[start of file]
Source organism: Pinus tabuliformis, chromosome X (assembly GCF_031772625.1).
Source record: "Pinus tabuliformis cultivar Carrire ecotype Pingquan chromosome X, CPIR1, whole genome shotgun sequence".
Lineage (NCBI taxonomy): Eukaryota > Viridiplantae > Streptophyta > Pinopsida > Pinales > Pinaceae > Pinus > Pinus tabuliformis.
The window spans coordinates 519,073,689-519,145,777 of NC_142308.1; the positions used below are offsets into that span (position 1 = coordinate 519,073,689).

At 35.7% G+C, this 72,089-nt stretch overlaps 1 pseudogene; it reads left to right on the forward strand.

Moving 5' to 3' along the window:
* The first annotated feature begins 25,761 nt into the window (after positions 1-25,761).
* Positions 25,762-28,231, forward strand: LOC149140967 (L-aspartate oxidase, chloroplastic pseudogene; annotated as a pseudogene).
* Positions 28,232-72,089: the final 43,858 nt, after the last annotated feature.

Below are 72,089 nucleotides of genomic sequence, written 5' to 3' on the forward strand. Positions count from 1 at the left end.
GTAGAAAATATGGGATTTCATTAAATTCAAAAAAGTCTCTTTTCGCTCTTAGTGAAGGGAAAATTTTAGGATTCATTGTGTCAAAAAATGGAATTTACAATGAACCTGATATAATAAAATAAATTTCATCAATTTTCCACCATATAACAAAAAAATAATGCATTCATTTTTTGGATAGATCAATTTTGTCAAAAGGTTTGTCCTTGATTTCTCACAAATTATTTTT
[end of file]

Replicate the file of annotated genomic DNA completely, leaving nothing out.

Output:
Source organism: Pinus tabuliformis, chromosome X (assembly GCF_031772625.1).
Source record: "Pinus tabuliformis cultivar Carrire ecotype Pingquan chromosome X, CPIR1, whole genome shotgun sequence".
Lineage (NCBI taxonomy): Eukaryota > Viridiplantae > Streptophyta > Pinopsida > Pinales > Pinaceae > Pinus > Pinus tabuliformis.
The window spans coordinates 519,073,689-519,145,777 of NC_142308.1; the positions used below are offsets into that span (position 1 = coordinate 519,073,689).

At 35.7% G+C, this 72,089-nt stretch overlaps 1 pseudogene; it reads left to right on the forward strand.

Moving 5' to 3' along the window:
* The first annotated feature begins 25,761 nt into the window (after positions 1-25,761).
* Positions 25,762-28,231, forward strand: LOC149140967 (L-aspartate oxidase, chloroplastic pseudogene; annotated as a pseudogene).
* Positions 28,232-72,089: the final 43,858 nt, after the last annotated feature.

Below are 72,089 nucleotides of genomic sequence, written 5' to 3' on the forward strand. Positions count from 1 at the left end.
GTAGAAAATATGGGATTTCATTAAATTCAAAAAAGTCTCTTTTCGCTCTTAGTGAAGGGAAAATTTTAGGATTCATTGTGTCAAAAAATGGAATTTACAATGAACCTGATATAATAAAATAAATTTCATCAATTTTCCACCATATAACAAAAAAATAATGCATTCATTTTTTGGATAGATCAATTTTGTCAAAAGGTTTGTCCTTGATTTCTCACAAATTATTTTT